Experiment sends engineered plants to ISS
If humanity is going to push the boundaries of space exploration, we're going to need plants to come along for the ride. Not just spinach or potatoes, though—plants can do so much more than just feed us.
A science experiment aiming to demonstrate plants' capabilities in space has arrived at the International Space Station and is ready to begin relaying data. The experiment, according to University of Utah chemistry professor and project chief scientist Ming Hammond, will assess in real-time whether plants engineered to bio-manufacture specific proteins, in a process called synthetic biology, can do so in space. The experiment began on Dec. 18 and will run through Dec. 28.
"There's a lot of promise, potential and hope that we can use the tools developed in synthetic biology to solve problems," Hammond says, "not just that you would find in space, but where you have extreme limitation of resources."
Hammond's involvement in this experiment, called Hydra-1, began at the University of California, Berkeley, before her recent move to the U. She and Berkeley graduate student Rebekah Kitto joined with a "very multidisciplinary team", Hammond says, of scientists and engineers looking to perform synthetic biology experiments in space.
Synthetic biology is a field that engineers biological systems. In this case, the team is looking at plants as potential bio-factories. Every organism naturally produces countless proteins as part of its biological function, so why not engineer a plant to produce, say, a needed medication or a polymer that could be useful in future long-term space exploration missions?
"The benefit is that you can take seeds with you," Hammond says. "They're very lightweight. They grow and gain biomass using the CO2 that we breathe out. And if those plants can produce proteins on demand—we know that plants are able to produce anti-viral and anti-cancer antibodies on a large scale."
Synthetic biology is already established on Earth. But translating that same technology to spaceflight requires a different set of considerations. Hammond and her team encountered many of these constraints when adapting their experiment to operate within a small cube-shaped enclosure, and without tending from the space station crew. The enclosure is the same size (10 cm on a side) as the small low-cost CubeSats that are rising in popularity.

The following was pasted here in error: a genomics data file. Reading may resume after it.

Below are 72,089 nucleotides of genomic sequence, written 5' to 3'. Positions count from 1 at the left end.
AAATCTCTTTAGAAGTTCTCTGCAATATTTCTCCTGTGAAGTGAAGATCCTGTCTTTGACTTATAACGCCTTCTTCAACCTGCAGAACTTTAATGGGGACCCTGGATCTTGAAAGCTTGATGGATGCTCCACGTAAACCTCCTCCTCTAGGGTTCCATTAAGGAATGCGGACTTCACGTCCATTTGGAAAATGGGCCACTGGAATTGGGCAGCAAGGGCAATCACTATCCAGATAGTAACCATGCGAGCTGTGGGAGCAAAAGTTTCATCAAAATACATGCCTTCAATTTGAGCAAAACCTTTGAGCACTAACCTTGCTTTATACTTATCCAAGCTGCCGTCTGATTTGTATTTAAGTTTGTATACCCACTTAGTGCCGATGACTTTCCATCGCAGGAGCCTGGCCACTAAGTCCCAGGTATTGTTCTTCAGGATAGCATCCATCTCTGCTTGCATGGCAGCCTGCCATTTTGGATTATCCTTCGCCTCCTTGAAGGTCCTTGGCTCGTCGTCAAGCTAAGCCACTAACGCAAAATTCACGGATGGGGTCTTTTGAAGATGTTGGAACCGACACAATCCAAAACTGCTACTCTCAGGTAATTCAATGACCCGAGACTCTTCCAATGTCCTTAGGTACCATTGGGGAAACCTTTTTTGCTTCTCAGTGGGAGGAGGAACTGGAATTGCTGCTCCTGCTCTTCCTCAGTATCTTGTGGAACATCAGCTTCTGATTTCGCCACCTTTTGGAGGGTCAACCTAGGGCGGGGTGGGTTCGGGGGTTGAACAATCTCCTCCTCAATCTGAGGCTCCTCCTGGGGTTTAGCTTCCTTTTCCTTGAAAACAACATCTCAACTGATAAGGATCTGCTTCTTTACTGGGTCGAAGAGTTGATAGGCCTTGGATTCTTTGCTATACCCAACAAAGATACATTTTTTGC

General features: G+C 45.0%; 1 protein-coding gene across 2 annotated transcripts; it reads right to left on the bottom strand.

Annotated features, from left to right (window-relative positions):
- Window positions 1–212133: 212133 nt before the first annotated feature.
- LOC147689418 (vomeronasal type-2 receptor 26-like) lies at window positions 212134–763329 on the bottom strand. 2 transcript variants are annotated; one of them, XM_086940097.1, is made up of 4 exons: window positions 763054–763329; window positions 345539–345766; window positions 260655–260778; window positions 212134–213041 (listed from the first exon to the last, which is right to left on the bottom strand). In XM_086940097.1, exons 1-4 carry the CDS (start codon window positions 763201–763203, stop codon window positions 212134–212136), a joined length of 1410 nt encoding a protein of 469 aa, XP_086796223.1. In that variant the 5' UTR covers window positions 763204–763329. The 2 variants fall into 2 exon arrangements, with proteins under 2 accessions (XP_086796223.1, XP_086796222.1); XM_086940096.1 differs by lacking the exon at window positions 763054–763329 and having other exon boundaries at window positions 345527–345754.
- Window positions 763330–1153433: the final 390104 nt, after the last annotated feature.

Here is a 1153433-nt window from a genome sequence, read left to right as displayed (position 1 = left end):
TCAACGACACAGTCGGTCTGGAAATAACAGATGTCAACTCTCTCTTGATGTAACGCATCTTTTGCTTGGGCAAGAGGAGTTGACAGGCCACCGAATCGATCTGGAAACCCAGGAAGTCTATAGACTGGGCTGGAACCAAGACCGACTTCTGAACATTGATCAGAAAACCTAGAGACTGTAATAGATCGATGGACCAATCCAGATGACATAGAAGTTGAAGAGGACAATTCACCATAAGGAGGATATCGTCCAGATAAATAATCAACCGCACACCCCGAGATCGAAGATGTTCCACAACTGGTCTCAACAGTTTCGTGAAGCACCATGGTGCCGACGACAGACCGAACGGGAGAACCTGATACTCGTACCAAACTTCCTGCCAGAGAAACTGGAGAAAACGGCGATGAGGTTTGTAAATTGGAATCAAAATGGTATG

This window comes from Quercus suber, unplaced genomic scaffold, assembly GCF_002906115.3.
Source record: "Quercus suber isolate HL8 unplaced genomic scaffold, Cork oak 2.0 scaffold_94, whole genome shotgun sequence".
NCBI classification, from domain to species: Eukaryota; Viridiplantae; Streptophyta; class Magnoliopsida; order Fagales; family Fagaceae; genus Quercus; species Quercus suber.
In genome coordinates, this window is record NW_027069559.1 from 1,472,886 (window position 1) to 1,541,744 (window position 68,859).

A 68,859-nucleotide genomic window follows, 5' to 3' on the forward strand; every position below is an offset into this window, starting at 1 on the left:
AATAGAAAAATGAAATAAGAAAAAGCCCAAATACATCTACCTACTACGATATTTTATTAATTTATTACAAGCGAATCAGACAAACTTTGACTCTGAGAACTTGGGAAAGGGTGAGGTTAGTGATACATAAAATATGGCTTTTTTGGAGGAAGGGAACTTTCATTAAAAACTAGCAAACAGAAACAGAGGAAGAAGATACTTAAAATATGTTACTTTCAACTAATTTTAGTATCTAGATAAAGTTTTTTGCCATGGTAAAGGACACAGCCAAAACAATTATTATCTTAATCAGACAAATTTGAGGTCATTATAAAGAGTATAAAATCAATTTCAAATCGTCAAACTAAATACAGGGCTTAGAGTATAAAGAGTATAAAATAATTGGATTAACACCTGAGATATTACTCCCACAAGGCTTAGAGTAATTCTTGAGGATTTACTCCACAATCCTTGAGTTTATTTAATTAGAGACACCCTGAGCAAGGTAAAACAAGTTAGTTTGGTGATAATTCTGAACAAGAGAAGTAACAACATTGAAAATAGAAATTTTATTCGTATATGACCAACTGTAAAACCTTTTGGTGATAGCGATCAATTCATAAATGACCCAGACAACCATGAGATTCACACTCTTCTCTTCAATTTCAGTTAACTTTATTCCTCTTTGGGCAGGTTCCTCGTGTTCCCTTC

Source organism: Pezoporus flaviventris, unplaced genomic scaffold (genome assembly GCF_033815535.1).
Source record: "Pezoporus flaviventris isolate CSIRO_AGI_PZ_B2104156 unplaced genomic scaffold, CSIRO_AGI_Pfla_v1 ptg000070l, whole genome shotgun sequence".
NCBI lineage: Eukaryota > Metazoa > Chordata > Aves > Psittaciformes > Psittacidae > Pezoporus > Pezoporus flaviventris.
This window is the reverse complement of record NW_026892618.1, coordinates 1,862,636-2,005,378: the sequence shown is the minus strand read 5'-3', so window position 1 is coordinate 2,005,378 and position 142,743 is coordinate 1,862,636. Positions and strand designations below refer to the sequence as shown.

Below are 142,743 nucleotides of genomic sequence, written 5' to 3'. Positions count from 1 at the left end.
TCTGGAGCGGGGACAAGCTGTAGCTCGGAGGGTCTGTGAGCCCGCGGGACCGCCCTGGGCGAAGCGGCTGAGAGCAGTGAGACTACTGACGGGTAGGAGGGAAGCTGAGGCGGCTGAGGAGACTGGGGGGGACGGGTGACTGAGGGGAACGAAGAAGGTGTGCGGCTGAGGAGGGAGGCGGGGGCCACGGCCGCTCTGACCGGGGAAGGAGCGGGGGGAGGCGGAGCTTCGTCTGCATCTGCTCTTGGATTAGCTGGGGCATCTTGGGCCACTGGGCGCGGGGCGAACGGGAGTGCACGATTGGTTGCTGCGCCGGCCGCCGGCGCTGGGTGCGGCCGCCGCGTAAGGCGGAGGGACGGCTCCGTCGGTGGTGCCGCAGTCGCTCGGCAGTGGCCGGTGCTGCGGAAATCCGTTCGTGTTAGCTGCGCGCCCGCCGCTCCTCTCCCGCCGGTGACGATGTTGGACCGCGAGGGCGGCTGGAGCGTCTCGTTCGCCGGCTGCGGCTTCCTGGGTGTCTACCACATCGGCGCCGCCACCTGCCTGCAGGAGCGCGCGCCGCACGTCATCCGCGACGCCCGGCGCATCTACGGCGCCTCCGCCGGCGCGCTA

For an experiment on earth, researchers could test samples of plants as they grew to see if they were producing the desired protein. But that's not an option in space—in the early stages of planning, the team didn't even know if they'd get the experiment back at the end.
So the team decided to engineer plants to change color as they produced the target protein, and monitor the progress with a camera. It's an elegant and innovative solution, based on a previously published method, but adapted for the constraints of a cube in space.
"We had to take something that worked beautifully in the most carefully controlled and nurturing conditions," Hammond says, "and get it to work under very stringent, harsh and challenging conditions without human intervention in the plant cube." The plant cube was designed with the forward vision of preparing for plant growth studies on the Moon, and the Hydra-1 mission is a technology development step towards that goal.
The team of collaborators spans two continents, with other partners at NASA Ames Research Center, the International Space University, and the University of Strasbourg. But as one of the experiment's lead scientists, Hammond will be monitoring data from the experiment, and conducting the matching Earthbound control experiment, here at the University of Utah. The control experiment will grow the same plants, engineered to produce the same protein, but lag behind the experiment on the space station by one day, so that researchers can match both experiments' temperature conditions.
The entire experiment will take 10 days. "By day four or five we should know if the experiment worked," Hammond says. "There's so many variables that we can't know the answers to." In January, the cube will return to Earth and will be further analyzed in Strasbourg. "I plan for this experience to prepare us for doing more chemistry experiments in space!" Hammond says.
On the engineering side, the Hydra-1 experiment will help develop a framework, through a commercial company called ICE-Cubes, to commercialize similar cube-based space science experiments in the future.
It takes a lot of time and effort to put equipment in space, and Hammond appreciates the many hours of work that the team has put in over the past two years. "We are a small but dedicated group of volunteers," she says. "In the past two weeks, people worked nonstop to fix last-minute things that came up before launch. I'm just really proud of the effort that everyone has undertaken to get us to this point."
Hammond and her family traveled to the NASA Kennedy Space Center to watch the Dec. 5 launch of her experiment, which was nestled within a SpaceX Falcon 9 rocket on a resupply mission to the International Space Station. "I think most of us feel the allure and excitement that is stirred by the wonder of looking up and thinking about humans living and working at the space station," she says. "It was an amazing opportunity to share the launch with my 6-year-old son and other family members. Of all the things I've done in science this, for them, is the one that probably inspires the most interest and awe."
Provided by University of Utah